Welcoming more kids not enough

Welcoming more kids not enough

As the year comes to a close, it's worth taking a look back at one of China's major policy decisions in its efforts to address a slowing economy and a growing demographic challenge.

That is China's plan to end its highly contentious "one-child policy," dating to the late 1970s. Yet, a "two-child policy" like the "one-child policy" of population controls remains a powerful symbol of China's efforts to control its people.

The decision will allow all Chinese couples as of Jan 1, to have two children. Investors and financial markets responded to the initial announcement in October. Companies seen as benefiting from the change saw their share prices jump.

"Almost all companies related to child-raising, including baby formula producers and maternity garment makers, saw their shares rise by the daily limit of 10%, or close to it," China Daily reported in the immediate aftermath of the announcement. "Mead Johnson, Danone, Nestle and Synutra -- Foreign milk powder companies doing business in China -- rose 3.77%, 1.52%, 0.33% and 5.04% respectively in anticipation of more births in the world's most populous country."

Maternity medical care, baby food, kids' clothes, toys and other entertainment for children could well be winners should a Chinese baby boom indeed ensue.

The pressures leading to the policy change are clear. The change was "intended to balance population development and address the challenge of an ageing population", the official Xinhua news agency reported.

China now faces a slowing economy, a rapidly ageing population and a dramatically shrinking workforce. While China's population is nearly 1.37 billion, its working-age population -- defined as 15- to 64-year-olds -- is actually dropping. Demographics now constrain China's once rapid growth.

This is just one unintended consequence of the nation's drastic one-child policy, and its at times brutal enforcement. By 2030, China is expected to have more than 243 million people over the age of 65 -- an 85% increase over today.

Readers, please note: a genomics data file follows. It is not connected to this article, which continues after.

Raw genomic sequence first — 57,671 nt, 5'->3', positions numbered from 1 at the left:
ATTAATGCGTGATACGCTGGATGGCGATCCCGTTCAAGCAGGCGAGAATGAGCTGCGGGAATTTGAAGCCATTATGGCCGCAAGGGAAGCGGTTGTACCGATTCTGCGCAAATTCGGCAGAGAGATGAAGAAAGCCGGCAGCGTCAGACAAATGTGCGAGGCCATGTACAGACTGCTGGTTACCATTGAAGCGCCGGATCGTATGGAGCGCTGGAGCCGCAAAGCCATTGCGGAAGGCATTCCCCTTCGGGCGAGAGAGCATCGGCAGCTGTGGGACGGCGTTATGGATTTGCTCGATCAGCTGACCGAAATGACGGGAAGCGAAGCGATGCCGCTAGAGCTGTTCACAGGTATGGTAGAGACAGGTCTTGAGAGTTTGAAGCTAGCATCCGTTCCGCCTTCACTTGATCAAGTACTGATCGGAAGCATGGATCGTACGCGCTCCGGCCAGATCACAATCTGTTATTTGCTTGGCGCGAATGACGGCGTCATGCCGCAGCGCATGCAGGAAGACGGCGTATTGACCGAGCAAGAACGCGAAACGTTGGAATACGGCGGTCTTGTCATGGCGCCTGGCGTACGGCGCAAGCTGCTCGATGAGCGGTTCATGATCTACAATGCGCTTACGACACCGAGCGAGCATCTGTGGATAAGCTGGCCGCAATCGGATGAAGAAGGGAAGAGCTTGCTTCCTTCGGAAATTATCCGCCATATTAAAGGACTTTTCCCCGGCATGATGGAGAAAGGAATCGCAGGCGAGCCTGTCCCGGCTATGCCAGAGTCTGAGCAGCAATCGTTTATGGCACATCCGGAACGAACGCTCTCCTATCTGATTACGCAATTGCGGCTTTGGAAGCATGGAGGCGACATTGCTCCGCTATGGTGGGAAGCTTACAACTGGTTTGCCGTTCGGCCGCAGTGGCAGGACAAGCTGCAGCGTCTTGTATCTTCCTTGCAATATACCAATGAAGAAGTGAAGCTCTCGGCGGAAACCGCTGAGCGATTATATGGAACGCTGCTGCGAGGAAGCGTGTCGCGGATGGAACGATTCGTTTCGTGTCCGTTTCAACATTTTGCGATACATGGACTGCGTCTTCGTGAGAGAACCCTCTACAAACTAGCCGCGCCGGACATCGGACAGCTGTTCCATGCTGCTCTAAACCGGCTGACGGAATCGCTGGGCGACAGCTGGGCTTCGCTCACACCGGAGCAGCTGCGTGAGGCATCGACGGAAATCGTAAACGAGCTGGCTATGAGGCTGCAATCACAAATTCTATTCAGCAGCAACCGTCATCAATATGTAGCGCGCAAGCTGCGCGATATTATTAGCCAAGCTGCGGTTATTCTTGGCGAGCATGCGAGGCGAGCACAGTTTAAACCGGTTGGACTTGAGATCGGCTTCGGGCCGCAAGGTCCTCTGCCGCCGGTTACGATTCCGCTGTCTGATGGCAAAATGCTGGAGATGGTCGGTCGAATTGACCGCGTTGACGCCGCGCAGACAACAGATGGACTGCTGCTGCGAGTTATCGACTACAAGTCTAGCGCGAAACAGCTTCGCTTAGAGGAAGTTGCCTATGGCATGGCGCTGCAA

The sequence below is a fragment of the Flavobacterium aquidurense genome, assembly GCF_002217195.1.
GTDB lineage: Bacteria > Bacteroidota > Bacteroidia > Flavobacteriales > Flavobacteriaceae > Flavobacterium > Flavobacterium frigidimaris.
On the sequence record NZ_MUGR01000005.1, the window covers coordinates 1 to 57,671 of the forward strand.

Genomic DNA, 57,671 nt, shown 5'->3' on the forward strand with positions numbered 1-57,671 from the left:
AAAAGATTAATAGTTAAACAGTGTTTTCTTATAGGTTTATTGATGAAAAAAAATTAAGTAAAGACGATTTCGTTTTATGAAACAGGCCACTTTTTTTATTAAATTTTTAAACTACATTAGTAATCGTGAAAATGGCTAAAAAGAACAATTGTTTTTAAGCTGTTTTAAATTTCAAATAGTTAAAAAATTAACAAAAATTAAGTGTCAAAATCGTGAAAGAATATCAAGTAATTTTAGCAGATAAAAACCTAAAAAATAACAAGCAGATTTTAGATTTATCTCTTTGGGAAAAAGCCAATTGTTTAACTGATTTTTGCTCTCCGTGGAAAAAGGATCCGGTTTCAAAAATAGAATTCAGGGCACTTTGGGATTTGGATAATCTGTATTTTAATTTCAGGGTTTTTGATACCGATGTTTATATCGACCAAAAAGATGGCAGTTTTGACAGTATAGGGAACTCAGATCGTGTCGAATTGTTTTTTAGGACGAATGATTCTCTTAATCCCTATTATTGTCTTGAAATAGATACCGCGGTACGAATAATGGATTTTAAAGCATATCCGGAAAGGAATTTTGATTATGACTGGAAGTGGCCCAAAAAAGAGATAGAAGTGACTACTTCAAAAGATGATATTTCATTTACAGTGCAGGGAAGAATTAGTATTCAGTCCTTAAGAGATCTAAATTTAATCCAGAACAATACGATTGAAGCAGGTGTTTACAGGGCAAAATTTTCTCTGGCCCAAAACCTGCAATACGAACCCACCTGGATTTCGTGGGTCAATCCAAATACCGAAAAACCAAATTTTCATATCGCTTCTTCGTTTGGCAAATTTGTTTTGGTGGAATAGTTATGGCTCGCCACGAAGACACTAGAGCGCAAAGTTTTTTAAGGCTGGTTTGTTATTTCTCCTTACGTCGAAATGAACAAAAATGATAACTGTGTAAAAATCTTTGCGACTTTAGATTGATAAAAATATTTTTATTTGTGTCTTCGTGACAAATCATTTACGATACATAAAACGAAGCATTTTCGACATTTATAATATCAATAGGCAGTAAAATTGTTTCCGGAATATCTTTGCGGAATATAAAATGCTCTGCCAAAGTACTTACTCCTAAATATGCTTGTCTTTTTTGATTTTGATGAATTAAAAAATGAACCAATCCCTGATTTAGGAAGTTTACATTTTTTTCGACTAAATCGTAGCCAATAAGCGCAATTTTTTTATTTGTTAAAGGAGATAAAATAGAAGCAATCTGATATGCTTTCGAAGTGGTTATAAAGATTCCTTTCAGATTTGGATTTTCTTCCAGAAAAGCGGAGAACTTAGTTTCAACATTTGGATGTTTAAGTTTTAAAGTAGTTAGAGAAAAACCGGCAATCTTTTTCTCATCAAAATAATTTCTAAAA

Yet, China is likely to find that policy pronouncements are insufficient to change anytime soon the social norm of a single child. As China's citizens move up the income ladder, payouts and penalties are likely to have less and less power to change behaviour.

That's one clear lesson from across Asia. As nations have grown wealthier, more and more of their citizens have delayed having children, or any child at all, focusing on careers and other goals first.

When it comes to that most personal of decisions -- how many kids to have -- Singapore's struggles to first lower and then spur a higher birthrate are particularly instructive. Government policies even from the most effective of governments do not necessarily generate the envisioned results.

In the 1960s and 1970s, as Singapore began its own march to developed nation status, government officials were worried about a growing population overwhelming the job market, housing, healthcare facilities and other infrastructure. A government campaign followed, with a core message: "Girl or Boy -- Two is Enough."

The government legalised abortion, offered cash incentives for voluntary sterilisation and disincentivised having more than two children.

By the mid-1980s, the government campaign to persuade parents to "Stop at Two" children proved too successful. Labour shortages were projected. And officials changed tack and now offered financial incentives to encourage parents to have three children. Those "who can really afford it" were encouraged to have more.

Special tax rebates, child-care subsidies and prioritisation for government-subsidised housing and the removal of earlier disincentives that discouraged more than two children followed.

Now, decades later, Singapore still struggles to address workforce issues. A richer Singapore has developed a preference for small families that has proven resistant to change. And yet, Singapore still evolves and succeeds -- ranking as the No.1 place in the world to do business, according to the World Bank.

So too is likely to be China's challenge: how best to evolve to address shrinking workforces and growth rates. Rethinking and harnessing the potential of what an "ageing" population can contribute is one step.

Changing to a two-child policy is not enough. As China has found with its stock exchanges, human behaviour -- like market forces -- cannot be fully controlled or predicted, even by the most powerful bureaucrats of Beijing. A more confident China would understand that, and allow its citizens to live as they choose, and to compete, to fail and to succeed on their own.

Curtis S Chin, a former US Ambassador to and member of the Board of Directors of the Asian Development Bank, is managing director of advisory firm RiverPeak Group, LLC. Follow him on Twitter @CurtisSChin.

Curtis S Chin

Managing director of advisory firm RiverPeak Group

Curtis S Chin, a former US ambassador to the Asian Development Bank, is managing director of advisory firm RiverPeak Group, LLC.

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